BIRMINGHAM, Ala. (BP)–The Woman’s Missionary Union executive board unanimously elected Jan. 22 their national president, Wanda Lee, to serve as the seventh executive director of the 111-year-old organization.
Lee, 50, national president of the organization since 1996, succeeds Dellanna W. O’Brien, who retired Sept. 1, 1999, after 10 years at the helm of WMU. Lee, who currently lives in Columbus, Ga., with her husband, Larry, will assume her new position March 1.
A new national WMU president will be elected in June during the WMU annual meeting in Orlando, Fla.
In making the announcement, the executive board pointed to Lee’s exemplary leadership as national WMU president, especially during the interim period following O’Brien’s retirement. As chair of the WMU executive board, the responsibility fell to Lee to assume more leadership of the national headquarters following O’Brien’s departure.
“Wanda Lee brings to the position her experience as president both at the state level and national level,” said Ann Coffman of Sanford, Fla., chair of the search committee. “She has experience as a pastor’s wife and an international missionary.
“She also has a heart for missions,” added Coffman, noting that Lee has used her nursing skills on several missions trips during her WMU presidency.
“Wanda’s vision and leadership will determine the direction of Woman’s Missionary Union as it enters the new century,” she said.
Lee’s involvement with WMU began during her husband’s first pastorate at Gilgal Baptist Church, Tuscaloosa, Ala. (1973-79), where she worked with Acteens and Baptist Young Women. She also held several associational leadership positions during that time, including WMU director.
After moving to Columbus, Ga., she held similar positions during her husband’s pastorate at Waldrop Memorial Baptist Church (1981-90) and currently serves as Acteens adviser at First Baptist Church, Columbus.
From 1993-96, she served as president of Georgia WMU, which made her a member of the national WMU executive board. She served as a member (1994-95) and chair (1995-96) on the board’s finance committee. She also served on the Georgia Baptist Convention’s administration committee during that time.
Lee and her family served as Southern Baptist missionaries in St. Vincent, Windward Islands, from 1979-81. The family returned to the States due to the asthmatic problems of their youngest child, Matthew.
Currently, Larry Lee is director of pastoral care for the Columbus Regional Health Care System. He is an endorsed chaplain by the North American Mission Board. Their children, Allison and Matthew, both live in Birmingham, Ala. Allison graduates from Cumberland Law School at Samford University in May and is engaged to be married in November. Matthew graduates from Samford University in May with a degree in biochemistry.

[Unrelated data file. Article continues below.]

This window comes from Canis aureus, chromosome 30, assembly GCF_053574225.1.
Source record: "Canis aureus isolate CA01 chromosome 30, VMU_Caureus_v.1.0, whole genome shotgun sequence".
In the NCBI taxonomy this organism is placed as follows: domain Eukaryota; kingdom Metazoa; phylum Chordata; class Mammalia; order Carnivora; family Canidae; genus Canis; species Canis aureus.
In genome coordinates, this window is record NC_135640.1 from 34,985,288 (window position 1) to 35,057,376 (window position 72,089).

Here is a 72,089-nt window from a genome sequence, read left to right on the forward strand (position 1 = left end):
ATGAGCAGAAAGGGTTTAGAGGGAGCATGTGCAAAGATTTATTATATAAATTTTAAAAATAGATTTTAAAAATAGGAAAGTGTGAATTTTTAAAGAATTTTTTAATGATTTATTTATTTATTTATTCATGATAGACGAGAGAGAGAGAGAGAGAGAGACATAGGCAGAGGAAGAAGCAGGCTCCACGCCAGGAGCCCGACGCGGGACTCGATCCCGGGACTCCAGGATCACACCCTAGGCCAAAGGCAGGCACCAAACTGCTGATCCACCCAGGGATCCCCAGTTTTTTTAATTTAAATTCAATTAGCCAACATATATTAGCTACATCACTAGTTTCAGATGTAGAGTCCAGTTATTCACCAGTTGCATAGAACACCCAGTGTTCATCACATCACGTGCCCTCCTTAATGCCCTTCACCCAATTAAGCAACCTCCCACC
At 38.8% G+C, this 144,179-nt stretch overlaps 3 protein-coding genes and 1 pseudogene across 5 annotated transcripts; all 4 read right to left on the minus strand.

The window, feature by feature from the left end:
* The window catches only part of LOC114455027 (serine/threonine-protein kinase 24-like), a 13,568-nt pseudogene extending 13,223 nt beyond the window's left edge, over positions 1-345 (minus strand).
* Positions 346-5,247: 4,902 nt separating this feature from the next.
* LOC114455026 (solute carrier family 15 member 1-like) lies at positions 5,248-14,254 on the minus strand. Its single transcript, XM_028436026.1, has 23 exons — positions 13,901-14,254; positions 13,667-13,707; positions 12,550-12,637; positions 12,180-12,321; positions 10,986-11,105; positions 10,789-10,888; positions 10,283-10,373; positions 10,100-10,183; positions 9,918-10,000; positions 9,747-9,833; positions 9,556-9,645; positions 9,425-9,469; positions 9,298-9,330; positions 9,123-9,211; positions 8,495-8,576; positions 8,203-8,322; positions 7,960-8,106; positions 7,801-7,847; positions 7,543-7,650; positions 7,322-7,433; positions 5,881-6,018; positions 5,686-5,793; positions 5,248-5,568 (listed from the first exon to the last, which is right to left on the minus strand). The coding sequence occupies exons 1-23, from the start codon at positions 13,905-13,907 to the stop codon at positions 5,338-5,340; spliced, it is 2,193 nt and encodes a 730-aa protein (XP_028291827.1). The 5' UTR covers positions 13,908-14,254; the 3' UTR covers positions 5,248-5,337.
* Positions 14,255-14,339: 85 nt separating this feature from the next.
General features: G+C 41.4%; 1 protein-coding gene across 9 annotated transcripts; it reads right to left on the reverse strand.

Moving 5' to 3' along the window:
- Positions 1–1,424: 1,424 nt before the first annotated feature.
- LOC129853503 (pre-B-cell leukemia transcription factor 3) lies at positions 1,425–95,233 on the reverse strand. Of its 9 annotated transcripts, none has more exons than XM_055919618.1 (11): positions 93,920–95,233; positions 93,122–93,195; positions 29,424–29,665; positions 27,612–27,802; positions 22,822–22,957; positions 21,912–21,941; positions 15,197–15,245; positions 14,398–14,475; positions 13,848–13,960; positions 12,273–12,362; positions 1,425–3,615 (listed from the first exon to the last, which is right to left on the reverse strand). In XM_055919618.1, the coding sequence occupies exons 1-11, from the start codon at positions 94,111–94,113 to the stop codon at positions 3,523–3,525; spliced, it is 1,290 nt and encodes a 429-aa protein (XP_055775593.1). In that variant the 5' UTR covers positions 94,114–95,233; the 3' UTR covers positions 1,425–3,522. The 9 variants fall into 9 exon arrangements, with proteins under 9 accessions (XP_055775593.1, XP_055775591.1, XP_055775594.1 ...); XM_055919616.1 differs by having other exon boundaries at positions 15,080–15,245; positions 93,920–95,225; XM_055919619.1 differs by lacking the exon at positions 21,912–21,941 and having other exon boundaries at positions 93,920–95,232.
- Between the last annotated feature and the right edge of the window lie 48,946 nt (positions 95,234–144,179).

Born in Russellville, Ala., Lee spent her formative years in Michigan and south Florida before returning to Russellville during her junior year in high school. She holds a nursing degree from the Ida V. Moffett School of Nursing at Samford University in Birmingham.
Since April 1982, Lee has worked as a registered nurse at St. Francis Hospital in Columbus, Ga. She has held many administrative duties during that time, including coordinating the annual credentialing process for a team of nurses. She also helped organize and then chaired the hospital’s shared governance quality council. This body is made up of administrators and staff and serves as monitors for the standards of care practiced by the hospital.
Gert Quzack has supervised Lee during her 18 years at the hospital. “Wanda is a natural leader,” she said. “I’ve seen her walk into acute situations and organize the staff to find a quick resolution. She is firm yet compassionate. People want to follow her because she first takes the time to listen to them and hear their concerns.
“There is no question for me that Wanda and her family are letting God’s will drive them,” Quzack said. “We are happy for Woman’s Missionary Union, but it is a great loss for us.”
In accepting the position, Lee recounted the events of the past year in the life of WMU. She spoke specifically of the spiritual journey she and her family had traveled and her struggle in recent weeks with the sacrifices that her election would bring for her husband and children.
But, she said, “I remembered another time in our lives when [God] asked us to do that very thing, and I was reminded of how God provided everything we needed during our time as missionaries. I knew he would do it again.
“Woman’s Missionary Union in the local church and in my association made it possible for me to learn about missions and try my hand at leadership,” Lee said. “Because of WMU, I heard God’s call to missions and was appointed. I am who I am today because God was able to use this organization to teach me and create the atmosphere where I could hear him speak.
“I don’t believe for one moment that we have completely accomplished the task he has called us to do,” Lee continued. “As a matter of fact, I believe God is issuing that call more loudly than ever before and he is waiting to see if we will allow him to work through us to accomplish his will. I believe he is asking us to recommit ourselves to follow his direction for this new day.”
Referring to her audience of WMU executive board members and national and state WMU staff members, Lee concluded, “Right here in this room is all the talent and knowledge that is needed to make this organization in the years ahead an even more useful tool in God’s hands. We can move ahead into a new century if we will commit ourselves to join hands and work together in new and creative ways. We can accomplish great things for God because he has called us and set us apart to tell the good news around the world.”
*Name changed for security concerns.